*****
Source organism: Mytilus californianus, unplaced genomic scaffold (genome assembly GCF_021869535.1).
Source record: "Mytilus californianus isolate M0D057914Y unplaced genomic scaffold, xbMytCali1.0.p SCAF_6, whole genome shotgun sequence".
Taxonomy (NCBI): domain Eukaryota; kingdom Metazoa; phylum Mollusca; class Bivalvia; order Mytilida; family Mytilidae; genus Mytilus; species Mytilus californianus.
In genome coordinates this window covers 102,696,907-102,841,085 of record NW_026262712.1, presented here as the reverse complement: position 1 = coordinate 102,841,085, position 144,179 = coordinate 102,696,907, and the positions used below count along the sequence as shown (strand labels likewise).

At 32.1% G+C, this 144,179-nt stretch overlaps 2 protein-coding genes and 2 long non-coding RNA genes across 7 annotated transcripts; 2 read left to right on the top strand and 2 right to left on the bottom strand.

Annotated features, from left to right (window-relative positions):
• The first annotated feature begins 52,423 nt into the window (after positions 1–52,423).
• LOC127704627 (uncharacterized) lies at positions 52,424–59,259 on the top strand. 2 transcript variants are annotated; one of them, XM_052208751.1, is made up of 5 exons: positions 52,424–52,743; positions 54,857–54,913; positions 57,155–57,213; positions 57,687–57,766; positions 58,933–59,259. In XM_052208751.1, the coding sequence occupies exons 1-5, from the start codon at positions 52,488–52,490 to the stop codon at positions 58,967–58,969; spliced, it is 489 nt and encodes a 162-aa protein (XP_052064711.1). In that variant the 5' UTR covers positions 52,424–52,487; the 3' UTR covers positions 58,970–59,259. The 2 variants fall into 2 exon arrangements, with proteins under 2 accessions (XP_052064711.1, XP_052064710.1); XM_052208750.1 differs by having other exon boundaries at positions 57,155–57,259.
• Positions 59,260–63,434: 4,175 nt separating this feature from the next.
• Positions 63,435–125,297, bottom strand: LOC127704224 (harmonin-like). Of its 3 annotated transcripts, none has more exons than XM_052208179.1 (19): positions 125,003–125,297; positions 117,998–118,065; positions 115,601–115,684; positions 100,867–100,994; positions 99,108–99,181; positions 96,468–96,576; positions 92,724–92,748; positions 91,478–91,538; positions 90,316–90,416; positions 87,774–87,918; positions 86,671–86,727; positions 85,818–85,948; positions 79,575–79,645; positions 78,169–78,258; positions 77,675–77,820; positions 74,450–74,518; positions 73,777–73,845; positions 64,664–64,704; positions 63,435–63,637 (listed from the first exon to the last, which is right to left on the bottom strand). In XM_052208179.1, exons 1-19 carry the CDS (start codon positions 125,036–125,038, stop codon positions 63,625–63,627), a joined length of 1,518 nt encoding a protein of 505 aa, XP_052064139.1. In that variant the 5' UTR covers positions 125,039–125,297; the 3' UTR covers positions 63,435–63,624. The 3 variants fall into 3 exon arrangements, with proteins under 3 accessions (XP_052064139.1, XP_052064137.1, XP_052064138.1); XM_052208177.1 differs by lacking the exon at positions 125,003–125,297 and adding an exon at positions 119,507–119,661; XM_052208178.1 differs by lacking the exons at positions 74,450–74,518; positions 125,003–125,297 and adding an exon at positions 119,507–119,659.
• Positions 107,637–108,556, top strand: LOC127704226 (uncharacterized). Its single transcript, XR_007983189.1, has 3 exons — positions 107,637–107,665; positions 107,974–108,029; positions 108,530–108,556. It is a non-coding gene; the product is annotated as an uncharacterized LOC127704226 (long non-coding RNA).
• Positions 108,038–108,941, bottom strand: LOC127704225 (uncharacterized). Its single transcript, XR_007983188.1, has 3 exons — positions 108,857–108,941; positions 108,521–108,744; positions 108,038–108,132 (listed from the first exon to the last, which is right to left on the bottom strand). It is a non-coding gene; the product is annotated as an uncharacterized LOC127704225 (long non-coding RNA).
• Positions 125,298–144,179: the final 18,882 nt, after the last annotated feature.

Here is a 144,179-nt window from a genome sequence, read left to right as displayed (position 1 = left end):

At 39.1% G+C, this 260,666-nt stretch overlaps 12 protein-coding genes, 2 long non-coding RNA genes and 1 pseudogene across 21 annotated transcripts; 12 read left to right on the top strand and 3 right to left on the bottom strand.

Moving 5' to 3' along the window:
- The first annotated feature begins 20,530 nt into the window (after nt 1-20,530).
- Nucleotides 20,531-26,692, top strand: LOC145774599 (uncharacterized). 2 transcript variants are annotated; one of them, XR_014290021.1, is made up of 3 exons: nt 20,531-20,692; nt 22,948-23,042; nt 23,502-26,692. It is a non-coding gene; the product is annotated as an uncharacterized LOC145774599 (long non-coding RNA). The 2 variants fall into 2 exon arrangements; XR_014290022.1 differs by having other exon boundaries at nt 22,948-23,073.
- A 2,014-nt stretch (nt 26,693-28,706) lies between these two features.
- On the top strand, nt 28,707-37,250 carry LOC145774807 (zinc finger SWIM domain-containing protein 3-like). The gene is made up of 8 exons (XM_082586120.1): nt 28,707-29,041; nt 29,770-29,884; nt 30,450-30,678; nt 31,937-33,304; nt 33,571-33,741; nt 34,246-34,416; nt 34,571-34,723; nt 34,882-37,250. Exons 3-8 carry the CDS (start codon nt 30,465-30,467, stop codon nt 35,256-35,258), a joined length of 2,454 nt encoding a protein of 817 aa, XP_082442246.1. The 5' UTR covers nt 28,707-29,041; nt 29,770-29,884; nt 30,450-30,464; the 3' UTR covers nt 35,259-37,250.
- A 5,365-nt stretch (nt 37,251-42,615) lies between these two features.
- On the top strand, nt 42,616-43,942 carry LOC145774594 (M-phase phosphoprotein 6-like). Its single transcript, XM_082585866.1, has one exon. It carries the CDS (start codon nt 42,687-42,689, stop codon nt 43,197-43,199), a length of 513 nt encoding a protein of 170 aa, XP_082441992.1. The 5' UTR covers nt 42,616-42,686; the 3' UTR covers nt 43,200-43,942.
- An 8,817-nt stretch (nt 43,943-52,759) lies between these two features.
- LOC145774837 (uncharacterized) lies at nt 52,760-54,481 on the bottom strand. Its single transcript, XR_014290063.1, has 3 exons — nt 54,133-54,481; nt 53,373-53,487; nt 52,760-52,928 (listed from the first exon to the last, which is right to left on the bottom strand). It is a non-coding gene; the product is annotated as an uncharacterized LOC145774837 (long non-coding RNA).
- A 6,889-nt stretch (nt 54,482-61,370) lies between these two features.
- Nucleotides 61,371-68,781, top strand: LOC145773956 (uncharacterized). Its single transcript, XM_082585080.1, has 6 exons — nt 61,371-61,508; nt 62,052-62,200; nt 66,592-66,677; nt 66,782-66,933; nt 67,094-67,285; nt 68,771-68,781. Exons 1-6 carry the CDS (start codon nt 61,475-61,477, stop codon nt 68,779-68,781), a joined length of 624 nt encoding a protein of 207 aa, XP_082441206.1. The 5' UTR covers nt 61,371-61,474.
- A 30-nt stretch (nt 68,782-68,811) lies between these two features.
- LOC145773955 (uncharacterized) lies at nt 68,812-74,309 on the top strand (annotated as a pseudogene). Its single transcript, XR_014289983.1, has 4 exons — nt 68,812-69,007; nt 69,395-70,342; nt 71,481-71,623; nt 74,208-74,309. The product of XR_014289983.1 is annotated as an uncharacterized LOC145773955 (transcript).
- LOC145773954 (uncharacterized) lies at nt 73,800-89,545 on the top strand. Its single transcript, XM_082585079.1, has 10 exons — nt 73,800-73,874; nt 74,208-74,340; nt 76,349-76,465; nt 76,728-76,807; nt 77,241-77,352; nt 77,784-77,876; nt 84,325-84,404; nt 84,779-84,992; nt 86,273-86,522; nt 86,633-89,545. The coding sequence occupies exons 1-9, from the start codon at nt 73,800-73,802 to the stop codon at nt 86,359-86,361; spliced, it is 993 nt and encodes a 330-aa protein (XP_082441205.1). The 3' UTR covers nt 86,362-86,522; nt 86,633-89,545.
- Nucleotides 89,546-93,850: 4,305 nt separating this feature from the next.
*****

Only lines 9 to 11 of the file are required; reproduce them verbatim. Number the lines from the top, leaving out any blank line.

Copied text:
• Positions 59,260–63,434: 4,175 nt separating this feature from the next.
• Positions 63,435–125,297, bottom strand: LOC127704224 (harmonin-like). Of its 3 annotated transcripts, none has more exons than XM_052208179.1 (19): positions 125,003–125,297; positions 117,998–118,065; positions 115,601–115,684; positions 100,867–100,994; positions 99,108–99,181; positions 96,468–96,576; positions 92,724–92,748; positions 91,478–91,538; positions 90,316–90,416; positions 87,774–87,918; positions 86,671–86,727; positions 85,818–85,948; positions 79,575–79,645; positions 78,169–78,258; positions 77,675–77,820; positions 74,450–74,518; positions 73,777–73,845; positions 64,664–64,704; positions 63,435–63,637 (listed from the first exon to the last, which is right to left on the bottom strand). In XM_052208179.1, exons 1-19 carry the CDS (start codon positions 125,036–125,038, stop codon positions 63,625–63,627), a joined length of 1,518 nt encoding a protein of 505 aa, XP_052064139.1. In that variant the 5' UTR covers positions 125,039–125,297; the 3' UTR covers positions 63,435–63,624. The 3 variants fall into 3 exon arrangements, with proteins under 3 accessions (XP_052064139.1, XP_052064137.1, XP_052064138.1); XM_052208177.1 differs by lacking the exon at positions 125,003–125,297 and adding an exon at positions 119,507–119,661; XM_052208178.1 differs by lacking the exons at positions 74,450–74,518; positions 125,003–125,297 and adding an exon at positions 119,507–119,659.
• Positions 107,637–108,556, top strand: LOC127704226 (uncharacterized). Its single transcript, XR_007983189.1, has 3 exons — positions 107,637–107,665; positions 107,974–108,029; positions 108,530–108,556. It is a non-coding gene; the product is annotated as an uncharacterized LOC127704226 (long non-coding RNA).